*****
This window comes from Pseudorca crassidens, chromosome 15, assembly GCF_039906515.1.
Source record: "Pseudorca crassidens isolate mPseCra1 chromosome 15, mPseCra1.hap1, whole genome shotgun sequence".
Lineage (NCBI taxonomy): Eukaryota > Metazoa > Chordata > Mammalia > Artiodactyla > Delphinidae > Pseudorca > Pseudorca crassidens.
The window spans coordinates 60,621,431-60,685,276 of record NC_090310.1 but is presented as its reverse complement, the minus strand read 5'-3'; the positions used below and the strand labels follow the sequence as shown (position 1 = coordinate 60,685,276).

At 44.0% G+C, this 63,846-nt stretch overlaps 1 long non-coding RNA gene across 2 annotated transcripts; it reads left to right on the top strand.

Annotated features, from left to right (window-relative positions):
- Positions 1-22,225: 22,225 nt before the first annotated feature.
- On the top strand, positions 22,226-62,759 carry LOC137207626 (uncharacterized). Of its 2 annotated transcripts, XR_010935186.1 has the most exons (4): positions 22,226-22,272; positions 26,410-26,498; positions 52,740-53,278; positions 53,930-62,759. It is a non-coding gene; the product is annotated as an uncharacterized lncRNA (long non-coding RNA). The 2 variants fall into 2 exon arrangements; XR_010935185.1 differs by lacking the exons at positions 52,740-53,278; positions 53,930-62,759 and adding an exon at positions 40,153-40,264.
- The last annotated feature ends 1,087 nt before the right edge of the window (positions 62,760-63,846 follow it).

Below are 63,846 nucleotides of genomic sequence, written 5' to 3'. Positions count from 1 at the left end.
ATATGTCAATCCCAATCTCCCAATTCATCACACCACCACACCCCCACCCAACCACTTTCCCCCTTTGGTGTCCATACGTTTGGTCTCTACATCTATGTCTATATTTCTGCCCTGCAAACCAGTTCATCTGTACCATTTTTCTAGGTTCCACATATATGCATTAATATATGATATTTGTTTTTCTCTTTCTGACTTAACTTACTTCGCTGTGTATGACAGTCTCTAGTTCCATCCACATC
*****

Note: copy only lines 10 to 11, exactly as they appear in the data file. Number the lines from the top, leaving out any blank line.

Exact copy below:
Below are 63,846 nucleotides of genomic sequence, written 5' to 3'. Positions count from 1 at the left end.
ATATGTCAATCCCAATCTCCCAATTCATCACACCACCACACCCCCACCCAACCACTTTCCCCCTTTGGTGTCCATACGTTTGGTCTCTACATCTATGTCTATATTTCTGCCCTGCAAACCAGTTCATCTGTACCATTTTTCTAGGTTCCACATATATGCATTAATATATGATATTTGTTTTTCTCTTTCTGACTTAACTTACTTCGCTGTGTATGACAGTCTCTAGTTCCATCCACATC